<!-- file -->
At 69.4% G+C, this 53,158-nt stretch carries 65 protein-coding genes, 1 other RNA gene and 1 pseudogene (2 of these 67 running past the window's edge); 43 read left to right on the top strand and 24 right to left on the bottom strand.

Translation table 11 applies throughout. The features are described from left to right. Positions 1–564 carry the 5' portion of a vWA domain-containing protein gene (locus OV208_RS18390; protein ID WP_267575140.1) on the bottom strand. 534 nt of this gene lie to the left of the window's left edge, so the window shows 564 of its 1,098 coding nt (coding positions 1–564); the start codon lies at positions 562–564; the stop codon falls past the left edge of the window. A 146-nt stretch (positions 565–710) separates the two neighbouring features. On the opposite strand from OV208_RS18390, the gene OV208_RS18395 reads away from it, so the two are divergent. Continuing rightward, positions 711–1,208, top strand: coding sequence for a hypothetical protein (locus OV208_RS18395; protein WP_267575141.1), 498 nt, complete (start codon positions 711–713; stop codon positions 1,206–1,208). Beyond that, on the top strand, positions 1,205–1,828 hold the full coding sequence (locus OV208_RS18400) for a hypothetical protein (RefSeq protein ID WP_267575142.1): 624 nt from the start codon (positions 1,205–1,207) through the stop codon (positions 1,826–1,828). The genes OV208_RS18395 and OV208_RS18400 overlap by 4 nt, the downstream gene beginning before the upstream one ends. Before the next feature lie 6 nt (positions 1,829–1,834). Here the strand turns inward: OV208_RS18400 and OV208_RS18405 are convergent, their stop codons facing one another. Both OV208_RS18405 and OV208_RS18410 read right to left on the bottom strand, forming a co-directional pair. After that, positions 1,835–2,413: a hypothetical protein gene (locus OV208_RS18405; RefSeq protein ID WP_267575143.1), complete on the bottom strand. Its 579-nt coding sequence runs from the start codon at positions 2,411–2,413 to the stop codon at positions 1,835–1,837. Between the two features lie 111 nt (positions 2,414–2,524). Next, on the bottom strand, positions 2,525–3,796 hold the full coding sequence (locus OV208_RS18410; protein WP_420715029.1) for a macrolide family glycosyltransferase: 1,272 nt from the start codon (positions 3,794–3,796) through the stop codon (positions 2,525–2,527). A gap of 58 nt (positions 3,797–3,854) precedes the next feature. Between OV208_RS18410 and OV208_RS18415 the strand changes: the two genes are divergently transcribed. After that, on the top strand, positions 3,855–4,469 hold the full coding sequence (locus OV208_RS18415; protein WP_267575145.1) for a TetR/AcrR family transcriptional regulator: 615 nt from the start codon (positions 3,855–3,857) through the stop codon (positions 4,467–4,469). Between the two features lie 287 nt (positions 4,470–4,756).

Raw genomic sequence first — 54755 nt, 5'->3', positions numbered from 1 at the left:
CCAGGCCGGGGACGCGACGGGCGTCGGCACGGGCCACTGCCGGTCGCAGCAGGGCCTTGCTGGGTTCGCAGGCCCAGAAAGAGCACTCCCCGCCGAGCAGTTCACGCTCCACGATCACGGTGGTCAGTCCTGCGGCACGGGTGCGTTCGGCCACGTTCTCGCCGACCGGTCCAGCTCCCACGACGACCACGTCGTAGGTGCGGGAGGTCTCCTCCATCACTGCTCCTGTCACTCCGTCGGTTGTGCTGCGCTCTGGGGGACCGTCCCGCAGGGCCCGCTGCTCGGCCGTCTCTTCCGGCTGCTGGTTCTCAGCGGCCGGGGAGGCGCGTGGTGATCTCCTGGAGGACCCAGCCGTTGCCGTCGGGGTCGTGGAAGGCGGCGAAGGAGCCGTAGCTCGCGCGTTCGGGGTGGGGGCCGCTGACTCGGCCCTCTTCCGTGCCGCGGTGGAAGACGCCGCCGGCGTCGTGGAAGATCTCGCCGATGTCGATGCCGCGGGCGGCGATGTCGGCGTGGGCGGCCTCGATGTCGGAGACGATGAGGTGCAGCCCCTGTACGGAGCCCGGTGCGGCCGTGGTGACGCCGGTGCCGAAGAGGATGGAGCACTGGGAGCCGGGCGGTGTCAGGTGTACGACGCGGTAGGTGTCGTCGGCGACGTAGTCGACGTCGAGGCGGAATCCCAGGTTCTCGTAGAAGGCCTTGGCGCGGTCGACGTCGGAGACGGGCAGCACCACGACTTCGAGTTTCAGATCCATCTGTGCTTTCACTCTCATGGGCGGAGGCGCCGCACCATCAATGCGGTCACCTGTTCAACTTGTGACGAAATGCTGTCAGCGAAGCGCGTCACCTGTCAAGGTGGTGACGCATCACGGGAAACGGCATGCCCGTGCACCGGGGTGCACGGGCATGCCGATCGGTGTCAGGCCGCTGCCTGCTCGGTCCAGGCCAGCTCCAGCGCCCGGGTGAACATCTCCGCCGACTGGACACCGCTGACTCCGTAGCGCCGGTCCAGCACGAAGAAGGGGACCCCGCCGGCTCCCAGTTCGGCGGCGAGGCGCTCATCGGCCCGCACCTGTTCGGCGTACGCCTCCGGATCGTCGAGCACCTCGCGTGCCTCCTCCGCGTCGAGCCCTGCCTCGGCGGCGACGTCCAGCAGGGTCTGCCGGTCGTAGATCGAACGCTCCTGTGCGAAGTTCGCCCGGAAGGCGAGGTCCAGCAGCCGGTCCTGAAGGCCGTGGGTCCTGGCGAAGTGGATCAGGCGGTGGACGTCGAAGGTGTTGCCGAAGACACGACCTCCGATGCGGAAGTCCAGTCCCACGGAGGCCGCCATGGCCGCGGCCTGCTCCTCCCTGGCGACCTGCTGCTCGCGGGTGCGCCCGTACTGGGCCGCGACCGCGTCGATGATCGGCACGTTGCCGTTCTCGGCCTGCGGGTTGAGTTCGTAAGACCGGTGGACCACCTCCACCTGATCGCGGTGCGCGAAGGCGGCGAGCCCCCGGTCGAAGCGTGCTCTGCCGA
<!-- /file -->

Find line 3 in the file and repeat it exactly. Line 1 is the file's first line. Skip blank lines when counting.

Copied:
Raw genomic sequence first — 54755 nt, 5'->3', positions numbered from 1 at the left: